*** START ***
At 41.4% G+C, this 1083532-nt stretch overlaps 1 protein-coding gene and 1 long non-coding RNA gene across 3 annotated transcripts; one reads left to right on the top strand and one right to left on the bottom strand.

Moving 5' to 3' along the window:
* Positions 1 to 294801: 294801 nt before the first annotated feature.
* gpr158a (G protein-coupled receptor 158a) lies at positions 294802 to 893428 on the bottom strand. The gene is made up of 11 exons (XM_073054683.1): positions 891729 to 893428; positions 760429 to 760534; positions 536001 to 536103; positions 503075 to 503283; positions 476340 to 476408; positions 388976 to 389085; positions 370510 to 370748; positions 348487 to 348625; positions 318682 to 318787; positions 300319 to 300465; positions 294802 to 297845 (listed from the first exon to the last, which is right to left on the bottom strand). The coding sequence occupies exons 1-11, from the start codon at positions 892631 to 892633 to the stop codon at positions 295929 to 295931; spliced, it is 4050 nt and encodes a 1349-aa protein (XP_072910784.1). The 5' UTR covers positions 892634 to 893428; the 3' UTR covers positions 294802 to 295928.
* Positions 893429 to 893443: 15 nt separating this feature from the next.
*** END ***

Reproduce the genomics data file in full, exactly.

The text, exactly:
At 41.4% G+C, this 1083532-nt stretch overlaps 1 protein-coding gene and 1 long non-coding RNA gene across 3 annotated transcripts; one reads left to right on the top strand and one right to left on the bottom strand.

Moving 5' to 3' along the window:
* Positions 1 to 294801: 294801 nt before the first annotated feature.
* gpr158a (G protein-coupled receptor 158a) lies at positions 294802 to 893428 on the bottom strand. The gene is made up of 11 exons (XM_073054683.1): positions 891729 to 893428; positions 760429 to 760534; positions 536001 to 536103; positions 503075 to 503283; positions 476340 to 476408; positions 388976 to 389085; positions 370510 to 370748; positions 348487 to 348625; positions 318682 to 318787; positions 300319 to 300465; positions 294802 to 297845 (listed from the first exon to the last, which is right to left on the bottom strand). The coding sequence occupies exons 1-11, from the start codon at positions 892631 to 892633 to the stop codon at positions 295929 to 295931; spliced, it is 4050 nt and encodes a 1349-aa protein (XP_072910784.1). The 5' UTR covers positions 892634 to 893428; the 3' UTR covers positions 294802 to 295928.
* Positions 893429 to 893443: 15 nt separating this feature from the next.